Are debt collectors persistently trying to get you to pay what you owe them? Use this 11-word phrase to stop debt collectors: “Please cease and desist all calls and contact with me immediately.” You can use this phrase over the phone, in an email or letter, or both.
Once you have made it clear to the debt collectors that you do not wish to hear from them again, it is time to take action to get your debt under control. A bankruptcy lawyer can help you weigh your options.
In This Article
Debt Collectors Can File Suit
If you owe someone money, they have several options under the law to try to get their money back. One is by contacting you directly, though you can stop them from doing so by using the 11-word phrase as described.
Another way that debt collectors can pursue money owed to them is through a lawsuit. Each state gives debt collectors a certain period of time in which they are allowed to sue those who owe them money. In both North Carolina and South Carolina, this time period is usually three years, according to N.C.G.S. § 1-52 (1) and S.C. Ann § 15-3-530, respectively.
Once your creditors decide to file a lawsuit, asking them to cease and desist will do no good. However, you can:
- Say that you disagree with the lawsuit
- Collect materials and build an argument showing why your creditors are in error about the money you owe them or the amount of time you have to repay them
- Ask a lawyer to represent you and protect your rights
For a legal consultation, call 828.286.3866
Actions You Can Take to Stop a Debt Collector
How can you get debt collectors to stop permanently? As your bankruptcy attorney can explain, you have several options, including:
- Negotiating for better terms: Some debt collectors may be open to renegotiating the terms of your loan, especially if it increases the chances of them getting their money back.
- Consolidating your debt: If you owe money to many different people, it may be prudent to take out one big loan to pay off all the others. This way, you only have to worry about paying off one creditor instead of many.
- Seeking debt counseling: A debt or credit counselor can review your situation and help you figure out how to reorganize your finances. Many offer their services free of charge.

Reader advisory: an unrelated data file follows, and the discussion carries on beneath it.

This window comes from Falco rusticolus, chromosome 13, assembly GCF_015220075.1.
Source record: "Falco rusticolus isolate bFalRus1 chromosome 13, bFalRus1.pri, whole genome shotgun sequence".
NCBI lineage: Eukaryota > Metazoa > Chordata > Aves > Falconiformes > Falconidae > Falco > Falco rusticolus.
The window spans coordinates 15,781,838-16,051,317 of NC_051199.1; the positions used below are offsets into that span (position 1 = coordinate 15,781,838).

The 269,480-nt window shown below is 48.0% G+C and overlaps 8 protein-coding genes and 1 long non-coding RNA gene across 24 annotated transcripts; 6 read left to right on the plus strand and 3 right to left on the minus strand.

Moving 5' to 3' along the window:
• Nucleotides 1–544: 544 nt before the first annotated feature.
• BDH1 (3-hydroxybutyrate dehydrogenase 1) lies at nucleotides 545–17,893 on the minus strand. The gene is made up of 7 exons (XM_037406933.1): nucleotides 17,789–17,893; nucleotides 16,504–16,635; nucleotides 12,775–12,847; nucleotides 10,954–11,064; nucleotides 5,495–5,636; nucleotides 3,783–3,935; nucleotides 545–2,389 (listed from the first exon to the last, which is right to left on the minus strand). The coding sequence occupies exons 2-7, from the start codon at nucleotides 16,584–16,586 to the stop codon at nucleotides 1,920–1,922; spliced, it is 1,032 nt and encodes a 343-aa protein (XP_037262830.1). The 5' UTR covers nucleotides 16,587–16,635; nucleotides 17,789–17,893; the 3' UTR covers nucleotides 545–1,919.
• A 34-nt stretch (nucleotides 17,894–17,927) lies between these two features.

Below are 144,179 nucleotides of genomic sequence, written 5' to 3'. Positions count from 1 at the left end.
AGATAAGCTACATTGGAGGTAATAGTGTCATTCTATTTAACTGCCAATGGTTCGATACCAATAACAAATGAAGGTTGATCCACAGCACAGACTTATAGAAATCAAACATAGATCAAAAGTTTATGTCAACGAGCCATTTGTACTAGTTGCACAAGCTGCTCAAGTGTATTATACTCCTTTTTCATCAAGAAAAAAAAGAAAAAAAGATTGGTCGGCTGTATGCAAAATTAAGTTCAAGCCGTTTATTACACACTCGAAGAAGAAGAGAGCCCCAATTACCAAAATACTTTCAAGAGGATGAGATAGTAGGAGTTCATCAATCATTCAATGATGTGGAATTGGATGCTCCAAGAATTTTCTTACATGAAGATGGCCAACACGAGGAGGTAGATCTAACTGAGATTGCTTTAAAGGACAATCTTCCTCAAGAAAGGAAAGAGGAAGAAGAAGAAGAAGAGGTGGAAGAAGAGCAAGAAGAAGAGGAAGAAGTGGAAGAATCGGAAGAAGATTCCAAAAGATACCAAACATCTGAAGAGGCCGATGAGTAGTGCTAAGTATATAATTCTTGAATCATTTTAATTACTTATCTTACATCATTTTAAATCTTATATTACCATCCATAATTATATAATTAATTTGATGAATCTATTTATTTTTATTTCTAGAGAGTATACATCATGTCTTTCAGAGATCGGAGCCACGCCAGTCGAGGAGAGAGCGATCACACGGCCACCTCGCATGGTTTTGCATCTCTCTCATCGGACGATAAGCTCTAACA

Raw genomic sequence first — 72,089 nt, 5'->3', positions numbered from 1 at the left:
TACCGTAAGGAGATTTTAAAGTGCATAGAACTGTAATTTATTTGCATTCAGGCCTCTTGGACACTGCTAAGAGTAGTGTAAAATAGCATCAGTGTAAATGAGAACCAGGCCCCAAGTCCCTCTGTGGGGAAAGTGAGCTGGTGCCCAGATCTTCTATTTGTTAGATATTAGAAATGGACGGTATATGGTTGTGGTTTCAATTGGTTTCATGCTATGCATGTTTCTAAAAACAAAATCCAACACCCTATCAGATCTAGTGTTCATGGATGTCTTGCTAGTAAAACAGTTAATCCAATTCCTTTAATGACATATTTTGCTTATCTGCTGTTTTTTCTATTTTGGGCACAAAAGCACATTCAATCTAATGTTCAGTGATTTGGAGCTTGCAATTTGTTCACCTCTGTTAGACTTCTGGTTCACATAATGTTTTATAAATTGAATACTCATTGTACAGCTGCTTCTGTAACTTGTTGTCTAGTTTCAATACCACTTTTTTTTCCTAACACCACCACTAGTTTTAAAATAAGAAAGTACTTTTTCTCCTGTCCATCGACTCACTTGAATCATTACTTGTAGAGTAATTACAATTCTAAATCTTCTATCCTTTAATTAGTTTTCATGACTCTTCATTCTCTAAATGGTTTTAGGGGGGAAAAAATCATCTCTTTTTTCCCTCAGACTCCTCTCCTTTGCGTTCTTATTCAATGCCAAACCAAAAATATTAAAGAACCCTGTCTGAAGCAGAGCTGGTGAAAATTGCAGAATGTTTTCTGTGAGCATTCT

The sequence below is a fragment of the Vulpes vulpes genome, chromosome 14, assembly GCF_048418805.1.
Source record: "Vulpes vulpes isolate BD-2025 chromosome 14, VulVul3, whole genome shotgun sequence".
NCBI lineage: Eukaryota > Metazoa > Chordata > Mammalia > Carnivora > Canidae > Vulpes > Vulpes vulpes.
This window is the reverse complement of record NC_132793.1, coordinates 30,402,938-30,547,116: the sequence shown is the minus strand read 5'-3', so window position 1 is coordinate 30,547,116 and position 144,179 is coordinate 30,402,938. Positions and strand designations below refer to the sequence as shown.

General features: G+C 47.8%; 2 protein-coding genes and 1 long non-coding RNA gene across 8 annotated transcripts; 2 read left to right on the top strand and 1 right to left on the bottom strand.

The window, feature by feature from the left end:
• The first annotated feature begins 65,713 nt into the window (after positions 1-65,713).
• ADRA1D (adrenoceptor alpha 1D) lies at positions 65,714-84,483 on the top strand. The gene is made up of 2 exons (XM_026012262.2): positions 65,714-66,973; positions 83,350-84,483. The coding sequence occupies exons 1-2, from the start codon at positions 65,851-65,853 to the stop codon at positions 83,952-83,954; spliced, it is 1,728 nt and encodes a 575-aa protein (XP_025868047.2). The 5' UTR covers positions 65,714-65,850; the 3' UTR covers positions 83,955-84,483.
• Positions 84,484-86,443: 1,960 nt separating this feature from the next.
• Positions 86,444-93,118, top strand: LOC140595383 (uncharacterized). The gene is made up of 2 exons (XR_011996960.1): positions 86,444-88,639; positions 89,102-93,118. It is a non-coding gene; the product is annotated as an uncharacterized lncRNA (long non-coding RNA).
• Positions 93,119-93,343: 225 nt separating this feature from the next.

- Filing bankruptcy: Filing bankruptcy allows you to eliminate some or all of your debt, and it will stop debt collectors from calling you.
As useful as it is, the 11-word phrase described here will not stop debt collectors permanently. To truly resolve your financial problems, you must take action as soon as possible.
Filing Bankruptcy to Stop Debt Collectors
If you declare bankruptcy, your debt collectors must stop trying to contact you immediately. This means they would no longer be able to call you about what you owe. However, filing bankruptcy is not as simple as all that. Here are some factors to consider:
- The filing process can take some time: You need to file a petition with the appropriate court, alert your creditors about what you have done, and participate in the bankruptcy case process.
- You need to present evidence: Bankruptcy filing requires you to gather and potentially present documentation relating to just about every aspect of your financial life, including pay stubs, tax filings, bank statements, bills, receipts, communications between you and your creditors, and more.
- Bankruptcy affects your credit score: Bankruptcy will remain a negative mark on your financial history for some time. As a result, you may have greater difficulty securing new loans, renting or buying property, etc.
- There are multiple types of bankruptcy: If you are an individual with no way of paying your debts, Chapter 7 might be the best option for you. On the other hand, if you think you can repay some or all of your debts within the framework of a repayment plan, Chapter 13 might be better.
- Bankruptcy discharges some types of debts: If you owe a great deal in credit card debt, bankruptcy could allow you to discharge (eliminate) some or all of it. However, you would still have to pay if you owe other types of debt, such as child support.
When considering a step as serious as bankruptcy, you will want to have as much information as necessary to help you make the right decision. In addition, you can work closely with your bankruptcy attorney as you consider the pros and cons of bankruptcy, debt consolidation, and other options.
Discuss Your Options During a Free Consultation with a Bankruptcy Attorney
If you are struggling with debt and debt collectors, Farmer & Morris Law, PLLC can help. As soon as you use the 11-word phrase “please cease and desist all calls and contact with me immediately” to stop the harassment, call us for a free consultation about what you can do to resolve your debt problems for good.